And as made clear by Supreme Leader Ayatollah Ali Khamenei in November, Iran doesn’t take such threats lying down. “We reply to threats with threats, he said. “Anyone who thinks of carrying out any act of aggression against the Islamic Republic of Iran should prepare themselves for strong slaps and steel fists from the powerful nation of Iran.”
Some observers, such as Patrick Clawson, director of research at the Washington Institute for Near East Policy, would go so far as to say there is already a covert war under way between Iran and the West.
Dec 25, 2011 – 3:03 PM ET
A car burns at the scene of a bomb explosion at St. Theresa Catholic Church at Madalla, Suleja, just outside Nigeria’s capital Abuja, December 25, 2011. Five bombs exploded on Christmas Day at churches in Nigeria, one killing at least 27 people, raising fears that Islamist militant group Boko Haram – which claimed responsibility – is trying to ignite sectarian civil war.
By Tim Cocks
LAGOS — Christmas Day bomb attacks against churches in Nigeria by Islamist militant group Boko Haram targeted the country’s religious and ethnic faultlines in an apparently escalating campaign to fracture the nation’s stability.
The shadowy group from Nigeria’s Muslim north, blamed for dozens of bombings and shootings in recent years, said it was responsible for a string of blasts, three of them in churches, including one that killed at least 27 people at a packed Christmas service on the outskirts of the capital Abuja. Continue reading
Japan’s response to the nuclear crisis that followed the March 11 tsunami was confused and riddled with problems, including an erroneous assumption an emergency cooling system was working and a delay in disclosing dangerous radiation leaks, a report revealed Monday.
The disturbing picture of harried and bumbling workers and government officials scrambling to respond to the problems at Fukushima Dai-ichi nuclear power plant was depicted in the report detailing a government investigation.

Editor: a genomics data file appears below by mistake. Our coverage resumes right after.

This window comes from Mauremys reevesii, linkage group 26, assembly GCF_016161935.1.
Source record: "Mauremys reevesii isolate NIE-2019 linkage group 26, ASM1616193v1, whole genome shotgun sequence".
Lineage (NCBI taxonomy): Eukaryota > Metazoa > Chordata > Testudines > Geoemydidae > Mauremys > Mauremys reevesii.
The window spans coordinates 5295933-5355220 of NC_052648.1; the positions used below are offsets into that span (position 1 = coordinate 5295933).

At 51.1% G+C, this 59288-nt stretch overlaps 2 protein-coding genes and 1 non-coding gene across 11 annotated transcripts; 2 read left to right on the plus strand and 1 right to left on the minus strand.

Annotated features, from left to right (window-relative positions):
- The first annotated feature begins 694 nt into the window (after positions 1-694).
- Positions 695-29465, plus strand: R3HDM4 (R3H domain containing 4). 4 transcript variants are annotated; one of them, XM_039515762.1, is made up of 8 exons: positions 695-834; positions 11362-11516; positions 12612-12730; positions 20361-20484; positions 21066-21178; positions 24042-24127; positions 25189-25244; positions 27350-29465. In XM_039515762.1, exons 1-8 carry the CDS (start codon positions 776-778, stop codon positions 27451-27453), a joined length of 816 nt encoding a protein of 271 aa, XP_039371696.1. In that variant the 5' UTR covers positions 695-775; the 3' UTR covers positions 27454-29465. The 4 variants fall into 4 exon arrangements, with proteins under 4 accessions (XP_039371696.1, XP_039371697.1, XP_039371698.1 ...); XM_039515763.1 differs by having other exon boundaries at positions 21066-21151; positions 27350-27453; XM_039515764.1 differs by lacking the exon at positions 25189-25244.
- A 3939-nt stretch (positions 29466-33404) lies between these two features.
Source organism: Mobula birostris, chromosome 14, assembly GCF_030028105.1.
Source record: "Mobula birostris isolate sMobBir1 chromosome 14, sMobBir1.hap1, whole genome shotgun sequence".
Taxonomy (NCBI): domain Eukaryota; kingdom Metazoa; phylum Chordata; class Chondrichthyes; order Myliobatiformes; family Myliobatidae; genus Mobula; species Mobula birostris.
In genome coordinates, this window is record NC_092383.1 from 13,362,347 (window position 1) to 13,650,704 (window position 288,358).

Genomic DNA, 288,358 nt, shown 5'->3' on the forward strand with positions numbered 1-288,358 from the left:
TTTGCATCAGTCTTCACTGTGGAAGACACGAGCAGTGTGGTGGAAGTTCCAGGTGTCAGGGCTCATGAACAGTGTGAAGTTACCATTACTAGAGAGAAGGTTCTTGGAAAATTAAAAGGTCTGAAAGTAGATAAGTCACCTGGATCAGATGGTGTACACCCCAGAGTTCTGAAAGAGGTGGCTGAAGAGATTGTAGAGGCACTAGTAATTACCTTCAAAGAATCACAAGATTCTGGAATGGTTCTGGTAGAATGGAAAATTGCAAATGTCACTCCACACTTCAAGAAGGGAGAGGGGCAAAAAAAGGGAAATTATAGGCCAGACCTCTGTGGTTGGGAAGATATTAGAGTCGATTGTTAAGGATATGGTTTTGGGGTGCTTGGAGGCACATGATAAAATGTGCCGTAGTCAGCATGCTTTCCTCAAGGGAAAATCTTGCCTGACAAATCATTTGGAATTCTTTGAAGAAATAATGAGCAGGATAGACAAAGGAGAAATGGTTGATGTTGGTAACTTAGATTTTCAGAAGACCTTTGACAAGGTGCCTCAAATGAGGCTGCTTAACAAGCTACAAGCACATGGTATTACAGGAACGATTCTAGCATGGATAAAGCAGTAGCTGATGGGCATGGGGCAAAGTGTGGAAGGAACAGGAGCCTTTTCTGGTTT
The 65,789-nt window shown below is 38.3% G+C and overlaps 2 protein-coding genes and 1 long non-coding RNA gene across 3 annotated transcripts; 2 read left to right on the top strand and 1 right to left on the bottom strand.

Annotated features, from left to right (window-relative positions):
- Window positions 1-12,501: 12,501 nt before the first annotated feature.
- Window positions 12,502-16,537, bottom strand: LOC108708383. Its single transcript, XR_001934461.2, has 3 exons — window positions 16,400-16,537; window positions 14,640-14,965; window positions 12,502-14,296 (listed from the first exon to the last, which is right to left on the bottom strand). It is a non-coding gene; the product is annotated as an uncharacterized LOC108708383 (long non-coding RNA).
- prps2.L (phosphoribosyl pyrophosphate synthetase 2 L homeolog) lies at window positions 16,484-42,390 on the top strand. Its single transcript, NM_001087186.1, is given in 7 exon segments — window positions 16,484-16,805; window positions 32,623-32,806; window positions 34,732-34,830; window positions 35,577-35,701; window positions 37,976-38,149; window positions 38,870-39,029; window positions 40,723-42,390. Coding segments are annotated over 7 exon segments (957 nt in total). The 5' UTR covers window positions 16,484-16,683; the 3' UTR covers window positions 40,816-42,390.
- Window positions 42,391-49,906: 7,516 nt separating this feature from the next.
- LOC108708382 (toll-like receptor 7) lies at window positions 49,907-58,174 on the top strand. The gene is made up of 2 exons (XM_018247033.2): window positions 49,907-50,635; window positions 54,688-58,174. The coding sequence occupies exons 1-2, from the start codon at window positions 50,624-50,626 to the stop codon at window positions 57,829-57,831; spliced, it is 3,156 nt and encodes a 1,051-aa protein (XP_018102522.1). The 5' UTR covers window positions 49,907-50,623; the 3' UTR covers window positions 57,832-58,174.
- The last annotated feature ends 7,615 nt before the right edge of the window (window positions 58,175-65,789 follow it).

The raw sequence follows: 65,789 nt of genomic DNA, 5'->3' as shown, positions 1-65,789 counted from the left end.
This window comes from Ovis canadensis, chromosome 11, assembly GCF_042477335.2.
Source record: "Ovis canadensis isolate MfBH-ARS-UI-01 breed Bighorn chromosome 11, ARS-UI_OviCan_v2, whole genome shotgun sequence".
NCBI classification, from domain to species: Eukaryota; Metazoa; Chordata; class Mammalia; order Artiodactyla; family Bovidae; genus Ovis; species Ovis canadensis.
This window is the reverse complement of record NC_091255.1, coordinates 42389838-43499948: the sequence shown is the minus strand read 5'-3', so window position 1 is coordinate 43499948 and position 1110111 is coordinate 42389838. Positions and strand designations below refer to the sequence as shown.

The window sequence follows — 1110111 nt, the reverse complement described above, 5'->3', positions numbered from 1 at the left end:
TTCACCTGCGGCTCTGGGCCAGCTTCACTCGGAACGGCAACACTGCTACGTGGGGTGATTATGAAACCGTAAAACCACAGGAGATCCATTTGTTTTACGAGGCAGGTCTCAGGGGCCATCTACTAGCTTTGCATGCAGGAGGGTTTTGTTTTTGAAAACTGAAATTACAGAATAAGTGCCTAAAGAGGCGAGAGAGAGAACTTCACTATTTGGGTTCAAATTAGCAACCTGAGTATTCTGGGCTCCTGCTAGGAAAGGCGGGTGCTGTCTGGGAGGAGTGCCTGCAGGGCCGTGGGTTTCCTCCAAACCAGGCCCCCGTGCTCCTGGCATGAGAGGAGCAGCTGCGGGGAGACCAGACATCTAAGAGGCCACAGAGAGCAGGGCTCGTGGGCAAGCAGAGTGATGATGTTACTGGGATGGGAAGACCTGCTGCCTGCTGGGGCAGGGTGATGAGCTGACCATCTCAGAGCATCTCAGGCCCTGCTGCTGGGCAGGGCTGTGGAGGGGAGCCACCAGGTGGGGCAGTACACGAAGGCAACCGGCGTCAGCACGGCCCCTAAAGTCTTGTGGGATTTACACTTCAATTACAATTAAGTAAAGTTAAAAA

The 507-page interim report, compiled by interviewing more than 400 people, including utility workers and government officials, found authorities had grossly underestimated tsunami risks, assuming the highest wave would be 6 meters (20 feet). The tsunami hit at more than double those levels.
The report criticized the use of the term “soteigai,” meaning “outside our imagination,” which it said implied authorities were shirking responsibility for what had happened. It said by labeling the events as beyond what could have been expected, officials had invited public distrust. Continue reading
NEW DELHI: Mumbai Police‘s elite Crime Branch’s probe into the role of Fahim Ansari and Sabbauddin Ahmed in the conspiracy behind 26/11 finds no mention in the exhaustive charge sheet filed by NIA regarding the role of Pakistani-American LeT terrorist David Headleyin the Mumbai attack.
The 60-page charge sheet, filed by National Investigation Agency(NIA) on Saturday before a special court in New Delhi, details reconnaissance activities carried out by 50-year-old Headley of the targets attacked by Lashker-e-Taiba(LeT) terrorists on November 26, 2008 that left 166 people dead.
Mumbai Crime Branch had accused Ansari and Sabbauddin of providing details of the targets attacked by the LeT during 60 hour gun battle and had to face embarrassment twice when the trial court and the Bombay High Court acquitted the two saying there was no evidence against the two.
Former Commissioner of Mumbai Police Hasan Gafoor and the then in-charge of the Crime Branch, Rakesh Maria, who is at present head of Anti Terror Squad, had repeatedly claimed that Ansari and Ahmed had carried out reconnaissance of various targets attacked by Lashkar terrorists on November 26, 2008.
In its revision petition, the Crime Branch had again claimed that Ansari and Ahmed had played a role in providing details to to the Pakistan-based terror outfit about the targets attacked by terrorists on November 26.
“We are presently there, evacuating the dead and the injured but unfortunately we don’t have enough ambulances.
Damage after the explosion at St Theresa Catholic church at Madala
“Most of our ambulances have gone to operate on the major highways of the country.”
A police officer was killed when gunmen opened fire on officers guarding the area around the Jos bombing, a government spokesman said.
Two other locally made explosives were found in a nearby building and disarmed, he added.
A car peppered with shrapnel after the attack at Madala
There were two blasts in the north eastern city of Damaturu, one of them a suicide car bombing.